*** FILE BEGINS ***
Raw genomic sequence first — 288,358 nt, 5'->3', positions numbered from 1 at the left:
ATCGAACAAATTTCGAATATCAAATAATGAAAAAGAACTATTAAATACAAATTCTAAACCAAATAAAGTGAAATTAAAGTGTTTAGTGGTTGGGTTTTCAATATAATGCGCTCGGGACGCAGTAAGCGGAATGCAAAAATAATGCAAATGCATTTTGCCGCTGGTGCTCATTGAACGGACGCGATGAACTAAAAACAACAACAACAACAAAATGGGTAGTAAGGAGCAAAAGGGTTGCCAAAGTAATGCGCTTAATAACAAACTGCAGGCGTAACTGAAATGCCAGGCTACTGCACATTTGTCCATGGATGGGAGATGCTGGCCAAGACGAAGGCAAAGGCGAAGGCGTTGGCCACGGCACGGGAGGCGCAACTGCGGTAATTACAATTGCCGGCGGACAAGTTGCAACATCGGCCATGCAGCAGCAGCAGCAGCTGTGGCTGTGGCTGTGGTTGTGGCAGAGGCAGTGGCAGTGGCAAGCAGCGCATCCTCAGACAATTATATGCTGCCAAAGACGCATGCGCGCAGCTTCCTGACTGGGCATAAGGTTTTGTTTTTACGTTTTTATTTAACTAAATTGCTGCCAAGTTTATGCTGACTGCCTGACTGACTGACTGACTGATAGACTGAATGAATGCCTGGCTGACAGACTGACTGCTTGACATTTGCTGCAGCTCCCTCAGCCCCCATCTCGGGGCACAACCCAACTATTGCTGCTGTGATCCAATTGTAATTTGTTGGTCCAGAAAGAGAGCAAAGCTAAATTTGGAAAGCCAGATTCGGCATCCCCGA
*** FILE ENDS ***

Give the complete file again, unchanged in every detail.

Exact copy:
Raw genomic sequence first — 288,358 nt, 5'->3', positions numbered from 1 at the left:
ATCGAACAAATTTCGAATATCAAATAATGAAAAAGAACTATTAAATACAAATTCTAAACCAAATAAAGTGAAATTAAAGTGTTTAGTGGTTGGGTTTTCAATATAATGCGCTCGGGACGCAGTAAGCGGAATGCAAAAATAATGCAAATGCATTTTGCCGCTGGTGCTCATTGAACGGACGCGATGAACTAAAAACAACAACAACAACAAAATGGGTAGTAAGGAGCAAAAGGGTTGCCAAAGTAATGCGCTTAATAACAAACTGCAGGCGTAACTGAAATGCCAGGCTACTGCACATTTGTCCATGGATGGGAGATGCTGGCCAAGACGAAGGCAAAGGCGAAGGCGTTGGCCACGGCACGGGAGGCGCAACTGCGGTAATTACAATTGCCGGCGGACAAGTTGCAACATCGGCCATGCAGCAGCAGCAGCAGCTGTGGCTGTGGCTGTGGTTGTGGCAGAGGCAGTGGCAGTGGCAAGCAGCGCATCCTCAGACAATTATATGCTGCCAAAGACGCATGCGCGCAGCTTCCTGACTGGGCATAAGGTTTTGTTTTTACGTTTTTATTTAACTAAATTGCTGCCAAGTTTATGCTGACTGCCTGACTGACTGACTGACTGATAGACTGAATGAATGCCTGGCTGACAGACTGACTGCTTGACATTTGCTGCAGCTCCCTCAGCCCCCATCTCGGGGCACAACCCAACTATTGCTGCTGTGATCCAATTGTAATTTGTTGGTCCAGAAAGAGAGCAAAGCTAAATTTGGAAAGCCAGATTCGGCATCCCCGA